China says Yangtze River fishing is no longer viable and installs a ban

Increased human activity in recent years has damaged biodiversity along the Yangtze River.
Increased human activity in recent years has damaged biodiversity along the Yangtze River.PHOTO: AFP

BEIJING (BLOOMBERG) - China will impose a 10-year ban on fishing in some key parts of the Yangtze from next year to protect biodiversity along the Asia's longest river.

The move means more than 100,000 fishing vessels will be made redundant and some 300,000 fish farmers will have to be relocated, agriculture vice-minister Yu Kangzhen said.

Such a large-scale ban is "unprecedented and rare", he said, adding that the nation has already restricted fishing this year in 332 protection zones along the river.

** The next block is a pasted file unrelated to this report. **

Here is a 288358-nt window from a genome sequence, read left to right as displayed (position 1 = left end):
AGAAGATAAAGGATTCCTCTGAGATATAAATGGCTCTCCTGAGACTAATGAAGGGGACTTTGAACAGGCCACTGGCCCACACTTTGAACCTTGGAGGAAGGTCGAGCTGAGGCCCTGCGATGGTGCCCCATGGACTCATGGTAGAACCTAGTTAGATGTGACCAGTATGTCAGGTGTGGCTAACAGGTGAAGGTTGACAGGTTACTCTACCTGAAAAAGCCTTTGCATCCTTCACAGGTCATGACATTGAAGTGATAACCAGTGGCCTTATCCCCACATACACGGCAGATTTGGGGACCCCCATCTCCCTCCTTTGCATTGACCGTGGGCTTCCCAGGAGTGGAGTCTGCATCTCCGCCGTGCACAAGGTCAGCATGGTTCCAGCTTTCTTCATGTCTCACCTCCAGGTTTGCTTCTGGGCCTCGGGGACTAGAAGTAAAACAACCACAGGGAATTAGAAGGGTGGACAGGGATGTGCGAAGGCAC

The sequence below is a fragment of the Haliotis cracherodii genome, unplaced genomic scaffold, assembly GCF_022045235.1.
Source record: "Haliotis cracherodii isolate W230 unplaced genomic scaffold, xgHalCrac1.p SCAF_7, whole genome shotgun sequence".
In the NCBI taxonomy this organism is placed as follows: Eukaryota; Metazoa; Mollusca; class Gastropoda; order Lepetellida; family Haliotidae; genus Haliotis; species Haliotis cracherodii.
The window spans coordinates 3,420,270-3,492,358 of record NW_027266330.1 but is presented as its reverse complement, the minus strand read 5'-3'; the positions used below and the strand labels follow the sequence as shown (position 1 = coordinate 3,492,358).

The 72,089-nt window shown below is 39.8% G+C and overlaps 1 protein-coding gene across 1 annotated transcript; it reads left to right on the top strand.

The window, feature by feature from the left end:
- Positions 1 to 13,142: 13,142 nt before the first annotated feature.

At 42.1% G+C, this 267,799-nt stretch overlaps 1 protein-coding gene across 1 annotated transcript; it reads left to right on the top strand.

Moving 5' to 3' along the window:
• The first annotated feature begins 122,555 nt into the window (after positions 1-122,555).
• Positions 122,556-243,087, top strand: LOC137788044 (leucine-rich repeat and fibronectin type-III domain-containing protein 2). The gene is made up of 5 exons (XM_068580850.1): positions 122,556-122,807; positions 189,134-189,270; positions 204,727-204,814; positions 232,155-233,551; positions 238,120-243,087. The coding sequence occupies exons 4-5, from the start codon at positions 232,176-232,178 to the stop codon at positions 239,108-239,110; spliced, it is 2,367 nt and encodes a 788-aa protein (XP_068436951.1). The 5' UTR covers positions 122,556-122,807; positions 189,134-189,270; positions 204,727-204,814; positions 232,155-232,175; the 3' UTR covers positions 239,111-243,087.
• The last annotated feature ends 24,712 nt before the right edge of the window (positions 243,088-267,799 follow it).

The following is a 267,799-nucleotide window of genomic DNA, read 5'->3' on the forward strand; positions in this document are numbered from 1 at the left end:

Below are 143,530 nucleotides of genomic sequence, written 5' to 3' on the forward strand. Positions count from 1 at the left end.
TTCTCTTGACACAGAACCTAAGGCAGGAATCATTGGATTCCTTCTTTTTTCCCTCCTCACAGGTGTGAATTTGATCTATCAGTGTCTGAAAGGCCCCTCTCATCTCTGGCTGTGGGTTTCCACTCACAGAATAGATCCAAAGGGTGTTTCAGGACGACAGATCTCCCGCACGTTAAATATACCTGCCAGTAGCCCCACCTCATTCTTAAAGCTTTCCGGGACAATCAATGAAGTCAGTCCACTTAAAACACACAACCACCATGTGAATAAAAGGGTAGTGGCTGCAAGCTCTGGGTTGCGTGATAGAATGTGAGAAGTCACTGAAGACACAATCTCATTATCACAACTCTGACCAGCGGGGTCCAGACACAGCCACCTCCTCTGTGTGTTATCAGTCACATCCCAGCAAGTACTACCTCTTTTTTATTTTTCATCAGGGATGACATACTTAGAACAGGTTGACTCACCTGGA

Increased human activity in recent years has damaged biodiversity in the area.

Rare and endemic fish populations have shrunk, while commercial fish resources have been exhausted, Mr Yu said.

Fish output from the river, which earlier used to account for 60 per cent of the country's total fish production, is now less than 0.2 per cent of the roughly 60 million tonnes produced in a year, said Mr Yu.

That shows fishing in the river is no longer viable, he added.

The ban is a key measure to help reverse the deterioration of the Yangtze River's ecosystem, he said.

Fish farmers will be compensated and trained to grow rice or start artificial fish farming.

The country will continue to crackdown on illegal fishing, he said.